U.S. Pat. No. 7,208,081 to Jones discloses triangular gutter foam elements that are placed in a roof gutter below the gutter spikes. The foam material is an open pore polyether foam with 10-20 cells per square inch. The gutter foam element is generally in the shape of a right triangle. The hypotenuse side of the triangle defines a void in the lower front portion of the gutter for the passage of rainwater. In operation, rainwater passes though the gutter foam element; however, leaves and other large debris are unable to pass through the foam. Such large debris is blown from the gutter by wind.
Although gutter covers and other gutter systems used to prevent debris from entering into a rain gutter are known in the art, the covers and gutter systems are not as effective as desired. For instance, debris may pass through the holes in the gutter covers and accumulate within the gutter. Additionally, leaves and/or other debris may become entrapped in or on the gutter system, requiring removal of the debris by hand. Some known gutter systems are expensive to manufacture and maintain. As a result, there remains a need in the art for a gutter system that effectively and inexpensively prevents debris from entering and accumulating in a gutter positioned below a roof.
It is an object of the present invention to provide a foam insert for a rain gutter for a residential building. The foam insert has a generally triangular shape and is constructed of an open, plastic foam with a pore size sufficient to permit the passage of water through the foam insert and into the rain gutter, but small enough to prevent debris from entering into the gutter. The foam insert is flexible, which permits the foam insert to be bent and maneuvered into position within the gutter. Additionally, the foam inserts are inexpensive and may be quickly and easily installed or removed from the gutter by a single individual. Further, the foam insert is weather resistant and maintains its general triangular shape regardless of the temperature or weather condition.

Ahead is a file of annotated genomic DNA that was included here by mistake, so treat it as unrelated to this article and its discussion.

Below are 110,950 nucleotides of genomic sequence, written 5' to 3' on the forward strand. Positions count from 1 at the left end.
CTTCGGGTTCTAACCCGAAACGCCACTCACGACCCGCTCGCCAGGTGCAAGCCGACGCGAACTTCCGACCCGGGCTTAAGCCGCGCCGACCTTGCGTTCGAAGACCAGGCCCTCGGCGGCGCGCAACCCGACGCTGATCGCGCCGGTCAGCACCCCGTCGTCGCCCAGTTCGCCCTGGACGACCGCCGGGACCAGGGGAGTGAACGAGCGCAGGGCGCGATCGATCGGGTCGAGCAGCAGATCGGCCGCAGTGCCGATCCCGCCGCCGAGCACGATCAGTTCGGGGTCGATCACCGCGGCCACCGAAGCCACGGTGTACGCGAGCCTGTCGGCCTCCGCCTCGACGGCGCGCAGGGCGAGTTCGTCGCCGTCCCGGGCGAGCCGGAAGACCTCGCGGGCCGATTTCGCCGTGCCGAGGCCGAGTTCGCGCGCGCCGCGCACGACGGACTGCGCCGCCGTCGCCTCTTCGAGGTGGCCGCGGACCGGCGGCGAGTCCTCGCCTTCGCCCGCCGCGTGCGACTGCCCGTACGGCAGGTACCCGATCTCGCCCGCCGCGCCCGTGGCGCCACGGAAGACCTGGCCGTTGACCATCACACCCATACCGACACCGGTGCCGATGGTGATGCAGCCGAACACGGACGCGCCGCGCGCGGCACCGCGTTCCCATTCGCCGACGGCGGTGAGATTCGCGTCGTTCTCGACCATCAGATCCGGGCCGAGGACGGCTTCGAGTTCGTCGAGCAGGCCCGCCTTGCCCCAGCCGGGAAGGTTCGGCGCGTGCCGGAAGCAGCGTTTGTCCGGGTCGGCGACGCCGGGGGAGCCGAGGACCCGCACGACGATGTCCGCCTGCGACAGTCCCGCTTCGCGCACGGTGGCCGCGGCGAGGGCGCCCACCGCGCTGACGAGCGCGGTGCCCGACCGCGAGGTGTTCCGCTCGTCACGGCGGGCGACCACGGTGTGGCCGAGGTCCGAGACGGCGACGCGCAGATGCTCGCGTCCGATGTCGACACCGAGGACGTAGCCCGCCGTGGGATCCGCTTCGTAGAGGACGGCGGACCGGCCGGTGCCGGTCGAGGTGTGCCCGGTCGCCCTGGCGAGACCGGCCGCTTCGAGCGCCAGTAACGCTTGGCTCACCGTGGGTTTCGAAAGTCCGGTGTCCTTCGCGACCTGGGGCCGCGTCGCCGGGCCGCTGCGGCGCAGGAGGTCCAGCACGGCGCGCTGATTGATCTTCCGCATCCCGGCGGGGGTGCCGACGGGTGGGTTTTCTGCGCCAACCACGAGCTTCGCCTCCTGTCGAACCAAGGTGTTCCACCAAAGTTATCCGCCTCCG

The foam insert includes an upper side, an inner side, an angular side, a bottom side, and an outer side. The angular side extends diagonally from the bottom side to the outer side to provide a void or space within the gutter for the flow of rain water through the gutter. A channel is located in the outer side of the foam insert at a position to receive the lip of a rain gutter when the foam insert is placed into the gutter. The channel may have a length and width substantially equivalent to the upper lip of the gutter. The outer side of the foam insert covers the upper lip, thereby preventing leaves or other debris from being trapped between the foam insert and the upper lip. In addition, the dimension of the bottom side of the foam insert can be reduced to zero so that the angular side connects directly to the inner side of the foam insert, thereby meeting at an apex that would be located at the corner of the gutter corresponding to the intersection of the back and bottom walls of the gutter.